In an address delivered recently at the National Emergency Number Association's conference in Long Beach, Calif., Tony Martwick, public-safety solutions strategist for Verizon Wireless, described the carrier's agenda for the future in a single sentence: Create a seamless IT environment that will support voice, data and mobility to deliver anything to anybody, wherever they are and regardless of what device they are using.

While the destination might be crystal clear, Martwick readily admitted that the pathway is less so. One example he cited concerns the concept of "IT consumerization."

"You've probably heard of BYOD: bring your own device to work," Martwick said. "This is very challenging for the government space." Foremost among the challenges is security, as workers tend to unleash all sorts of viruses and malware when they plug their devices into the network.

"How does an agency [secure its network], when there might be 20 or 30 different devices connecting to it?" Martwick said.

There will be other challenges. Backhaul will be chief among them, as broadband networks will generate exponentially greater amounts of data. On that note, analytics also will need to be addressed, as no organization, no matter how big, will have the manpower to sift through it all — they're going to need help, and lots of it.

It is anyone's guess as to how these challenges will be addressed, but Martwick and other panelists who spoke that day agreed that cloud-based solutions will be part of the answer, even though there will be issues with that, as well.

"Demand from government agencies for cloud solutions is growing tremendously," Martwick said. "The biggest question [for these agencies] is, 'How do I do this? How do I take the legacy applications that I've used for the last 10 to 15 years and move them to the cloud?'"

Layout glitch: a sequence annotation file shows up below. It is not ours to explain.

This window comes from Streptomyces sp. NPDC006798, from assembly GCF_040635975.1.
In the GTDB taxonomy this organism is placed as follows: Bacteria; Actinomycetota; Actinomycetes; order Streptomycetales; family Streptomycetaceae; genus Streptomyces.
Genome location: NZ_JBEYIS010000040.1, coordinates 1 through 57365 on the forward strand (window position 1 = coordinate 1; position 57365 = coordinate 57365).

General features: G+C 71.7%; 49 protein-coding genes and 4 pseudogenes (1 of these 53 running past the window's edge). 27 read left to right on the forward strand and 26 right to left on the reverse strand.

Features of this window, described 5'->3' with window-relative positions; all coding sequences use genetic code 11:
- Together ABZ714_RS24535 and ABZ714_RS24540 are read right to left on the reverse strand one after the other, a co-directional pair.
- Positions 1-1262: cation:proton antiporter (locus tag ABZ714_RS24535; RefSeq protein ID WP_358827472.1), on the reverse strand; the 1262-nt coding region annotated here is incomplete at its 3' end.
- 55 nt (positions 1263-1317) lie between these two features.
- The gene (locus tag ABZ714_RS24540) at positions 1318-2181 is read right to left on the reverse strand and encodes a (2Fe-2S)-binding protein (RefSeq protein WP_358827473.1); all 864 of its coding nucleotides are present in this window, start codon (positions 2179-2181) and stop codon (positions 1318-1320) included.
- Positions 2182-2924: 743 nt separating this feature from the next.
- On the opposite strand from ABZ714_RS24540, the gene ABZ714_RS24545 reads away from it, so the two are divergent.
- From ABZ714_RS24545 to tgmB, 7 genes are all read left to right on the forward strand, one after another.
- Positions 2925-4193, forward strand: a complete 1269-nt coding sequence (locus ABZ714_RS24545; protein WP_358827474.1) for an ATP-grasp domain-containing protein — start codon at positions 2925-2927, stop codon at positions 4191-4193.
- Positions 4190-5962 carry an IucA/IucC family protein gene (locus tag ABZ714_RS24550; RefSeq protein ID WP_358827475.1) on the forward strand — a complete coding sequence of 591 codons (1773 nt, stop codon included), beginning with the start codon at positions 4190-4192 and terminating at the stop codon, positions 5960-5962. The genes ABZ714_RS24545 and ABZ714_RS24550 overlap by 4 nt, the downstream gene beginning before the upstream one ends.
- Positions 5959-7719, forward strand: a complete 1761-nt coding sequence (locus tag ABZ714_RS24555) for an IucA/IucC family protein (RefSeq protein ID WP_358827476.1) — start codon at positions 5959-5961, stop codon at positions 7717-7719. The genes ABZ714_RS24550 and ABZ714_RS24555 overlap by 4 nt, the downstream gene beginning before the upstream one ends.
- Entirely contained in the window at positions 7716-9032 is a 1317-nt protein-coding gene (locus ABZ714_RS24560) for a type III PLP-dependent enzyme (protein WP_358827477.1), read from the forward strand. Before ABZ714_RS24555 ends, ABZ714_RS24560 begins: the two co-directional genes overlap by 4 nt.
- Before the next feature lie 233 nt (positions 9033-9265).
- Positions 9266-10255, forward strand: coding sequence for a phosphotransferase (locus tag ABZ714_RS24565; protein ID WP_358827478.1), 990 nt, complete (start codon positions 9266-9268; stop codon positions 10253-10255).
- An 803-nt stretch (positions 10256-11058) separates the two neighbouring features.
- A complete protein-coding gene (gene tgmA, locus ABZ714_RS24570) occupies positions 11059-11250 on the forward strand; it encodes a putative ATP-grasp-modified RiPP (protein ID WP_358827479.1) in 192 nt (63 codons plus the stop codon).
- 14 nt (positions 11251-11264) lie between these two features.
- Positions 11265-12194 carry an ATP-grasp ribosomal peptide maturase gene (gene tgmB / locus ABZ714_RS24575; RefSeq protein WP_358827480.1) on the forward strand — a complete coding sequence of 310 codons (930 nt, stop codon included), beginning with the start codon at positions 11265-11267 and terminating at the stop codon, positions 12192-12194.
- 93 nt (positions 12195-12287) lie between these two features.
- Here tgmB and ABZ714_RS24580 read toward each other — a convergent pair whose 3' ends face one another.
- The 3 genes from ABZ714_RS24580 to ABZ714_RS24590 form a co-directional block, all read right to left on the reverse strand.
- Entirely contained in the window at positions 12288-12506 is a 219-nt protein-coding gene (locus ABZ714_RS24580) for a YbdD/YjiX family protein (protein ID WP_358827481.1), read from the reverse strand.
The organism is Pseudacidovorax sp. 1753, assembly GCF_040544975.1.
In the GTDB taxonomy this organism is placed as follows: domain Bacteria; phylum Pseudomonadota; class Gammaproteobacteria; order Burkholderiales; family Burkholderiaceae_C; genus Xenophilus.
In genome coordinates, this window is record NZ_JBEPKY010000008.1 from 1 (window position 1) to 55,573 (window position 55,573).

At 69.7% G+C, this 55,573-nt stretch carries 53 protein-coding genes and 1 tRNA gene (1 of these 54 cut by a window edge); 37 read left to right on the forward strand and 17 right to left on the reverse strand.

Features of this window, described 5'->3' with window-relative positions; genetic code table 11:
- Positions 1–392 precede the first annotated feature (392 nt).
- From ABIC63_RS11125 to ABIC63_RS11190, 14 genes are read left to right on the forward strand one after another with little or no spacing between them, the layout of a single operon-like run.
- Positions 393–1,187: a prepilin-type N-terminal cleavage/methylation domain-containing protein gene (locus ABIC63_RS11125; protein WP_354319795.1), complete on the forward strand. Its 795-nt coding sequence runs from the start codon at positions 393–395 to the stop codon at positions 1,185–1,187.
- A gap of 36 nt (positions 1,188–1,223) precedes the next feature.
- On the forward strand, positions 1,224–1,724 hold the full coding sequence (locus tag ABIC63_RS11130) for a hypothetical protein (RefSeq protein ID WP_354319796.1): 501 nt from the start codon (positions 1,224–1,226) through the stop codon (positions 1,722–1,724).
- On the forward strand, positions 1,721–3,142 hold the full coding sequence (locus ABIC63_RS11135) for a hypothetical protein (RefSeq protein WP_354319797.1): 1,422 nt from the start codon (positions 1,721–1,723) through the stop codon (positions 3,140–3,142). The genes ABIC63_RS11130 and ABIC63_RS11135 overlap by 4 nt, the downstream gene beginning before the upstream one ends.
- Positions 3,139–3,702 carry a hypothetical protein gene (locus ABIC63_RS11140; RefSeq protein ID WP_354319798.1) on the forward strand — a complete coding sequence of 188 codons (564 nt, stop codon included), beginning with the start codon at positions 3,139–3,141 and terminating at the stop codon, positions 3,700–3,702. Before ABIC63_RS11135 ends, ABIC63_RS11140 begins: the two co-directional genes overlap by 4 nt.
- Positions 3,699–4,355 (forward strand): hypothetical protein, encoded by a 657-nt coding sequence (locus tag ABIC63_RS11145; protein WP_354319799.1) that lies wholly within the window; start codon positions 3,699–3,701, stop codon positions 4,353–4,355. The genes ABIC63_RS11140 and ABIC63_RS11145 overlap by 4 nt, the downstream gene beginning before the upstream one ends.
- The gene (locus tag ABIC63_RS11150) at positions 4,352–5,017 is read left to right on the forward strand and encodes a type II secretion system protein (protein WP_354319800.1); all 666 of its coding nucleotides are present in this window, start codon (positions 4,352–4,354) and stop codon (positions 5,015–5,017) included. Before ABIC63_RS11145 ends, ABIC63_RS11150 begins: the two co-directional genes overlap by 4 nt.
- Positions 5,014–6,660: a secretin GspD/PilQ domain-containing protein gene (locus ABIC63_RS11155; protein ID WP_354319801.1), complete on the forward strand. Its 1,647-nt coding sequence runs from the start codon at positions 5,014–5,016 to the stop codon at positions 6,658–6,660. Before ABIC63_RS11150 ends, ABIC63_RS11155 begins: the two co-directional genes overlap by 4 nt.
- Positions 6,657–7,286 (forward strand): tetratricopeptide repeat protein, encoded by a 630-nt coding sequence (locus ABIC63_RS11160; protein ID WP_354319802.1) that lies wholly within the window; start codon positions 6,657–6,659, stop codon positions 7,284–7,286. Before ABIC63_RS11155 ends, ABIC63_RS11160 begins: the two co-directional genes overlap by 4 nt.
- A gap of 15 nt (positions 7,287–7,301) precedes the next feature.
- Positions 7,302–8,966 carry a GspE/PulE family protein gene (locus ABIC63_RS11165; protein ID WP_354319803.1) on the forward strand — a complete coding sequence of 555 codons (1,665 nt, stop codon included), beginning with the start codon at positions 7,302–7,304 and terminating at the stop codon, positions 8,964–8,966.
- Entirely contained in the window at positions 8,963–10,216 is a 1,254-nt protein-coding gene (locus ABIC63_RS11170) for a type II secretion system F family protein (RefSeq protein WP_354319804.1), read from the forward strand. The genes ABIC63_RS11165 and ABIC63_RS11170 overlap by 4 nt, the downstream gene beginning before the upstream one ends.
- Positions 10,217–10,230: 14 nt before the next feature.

There also could be chain-of-custody issues associated with cloud computing, said Jeff Wittek, chief strategic officer for Cassidian Communications.

"Some states have very onerous chain-of-evidence laws that would dissuade cloud computing and hosted models," Wittek said. "That has to be considered before you make the leap."

Nevertheless, a cloud-based approach could help agencies address perhaps the biggest problem that they face today, which is funding, said Ashish Patel, who has been Intrado's director of sales engineering for the past eight years.

"When you look at leveraging technology by moving to a centralized, more directly distributed environment, you can achieve economies of scale that will help you address some components of that funding aspect," Patel said.

Wittek agreed: "Cloud computing offers a great deal of promise from a shared-infrastructure perspective and can be incredibly cost effective."

Much of the discussion regarding funding centered on the need for a more consistent model for the 911 sector. Sharon Counterman--a consultant with L.R. Kimball who previously was deputy director of Greater Harris County 911, which serves the Houston area--expressed the consensus opinion.

"The funding mechanisms for the future have to change compared with what we see today," Counterman said, noting that legislatures are open to new ideas, provided that they are well thought out.

The state of Alabama stands as a prime example of what Counterman meant. Roger Nelson, director of the Walker County (Ala.) E911 District, spoke during the panel discussion about recently passed legislation that dramatically altered the funding model in his state.

"We were in the same trap as everyone else," Walker said. "We had decreasing revenue from the wireline side… and our funding reached a cap."

It was clear to Nelson — who also chairs the state's wireless board — that something radical needed to be done. To find answers, 911 officials huddled with technology vendors and service providers — wireless operators, incumbent telephony carriers and competitive telephony carriers — over a two-year period. What they came up with was a statewide flat rate assessed on all devices capable of accessing 911, regardless of type — wireline, wireless and VoIP phones, as well as computers and tablets. Consensus was the key.

"This is the first time that I can remember that everyone came to the same table," Nelson said. "And the state legislators had told us — if you all can work it out, we'll get it passed."

Ed.: For more detail from Nelson regarding Alabama's new 911 funding law, watch the video below.

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